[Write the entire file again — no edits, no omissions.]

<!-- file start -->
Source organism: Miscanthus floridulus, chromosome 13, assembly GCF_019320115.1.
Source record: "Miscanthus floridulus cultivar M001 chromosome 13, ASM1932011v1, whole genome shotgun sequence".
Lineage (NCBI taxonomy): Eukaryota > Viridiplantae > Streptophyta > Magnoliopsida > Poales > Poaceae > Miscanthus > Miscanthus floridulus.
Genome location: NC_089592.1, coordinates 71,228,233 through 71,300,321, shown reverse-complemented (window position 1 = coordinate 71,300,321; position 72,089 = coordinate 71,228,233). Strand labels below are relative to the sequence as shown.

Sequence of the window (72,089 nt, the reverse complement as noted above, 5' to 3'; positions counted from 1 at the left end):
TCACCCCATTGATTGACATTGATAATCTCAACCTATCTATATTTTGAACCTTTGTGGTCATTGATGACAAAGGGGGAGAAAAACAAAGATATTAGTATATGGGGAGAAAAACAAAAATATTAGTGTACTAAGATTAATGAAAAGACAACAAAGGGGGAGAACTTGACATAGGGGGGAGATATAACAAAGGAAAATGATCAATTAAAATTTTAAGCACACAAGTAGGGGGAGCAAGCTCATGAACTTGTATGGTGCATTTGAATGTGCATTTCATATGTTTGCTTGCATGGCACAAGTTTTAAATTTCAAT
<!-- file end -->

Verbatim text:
Source organism: Miscanthus floridulus, chromosome 13, assembly GCF_019320115.1.
Source record: "Miscanthus floridulus cultivar M001 chromosome 13, ASM1932011v1, whole genome shotgun sequence".
Lineage (NCBI taxonomy): Eukaryota > Viridiplantae > Streptophyta > Magnoliopsida > Poales > Poaceae > Miscanthus > Miscanthus floridulus.
Genome location: NC_089592.1, coordinates 71,228,233 through 71,300,321, shown reverse-complemented (window position 1 = coordinate 71,300,321; position 72,089 = coordinate 71,228,233). Strand labels below are relative to the sequence as shown.

Sequence of the window (72,089 nt, the reverse complement as noted above, 5' to 3'; positions counted from 1 at the left end):
TCACCCCATTGATTGACATTGATAATCTCAACCTATCTATATTTTGAACCTTTGTGGTCATTGATGACAAAGGGGGAGAAAAACAAAGATATTAGTATATGGGGAGAAAAACAAAAATATTAGTGTACTAAGATTAATGAAAAGACAACAAAGGGGGAGAACTTGACATAGGGGGGAGATATAACAAAGGAAAATGATCAATTAAAATTTTAAGCACACAAGTAGGGGGAGCAAGCTCATGAACTTGTATGGTGCATTTGAATGTGCATTTCATATGTTTGCTTGCATGGCACAAGTTTTAAATTTCAAT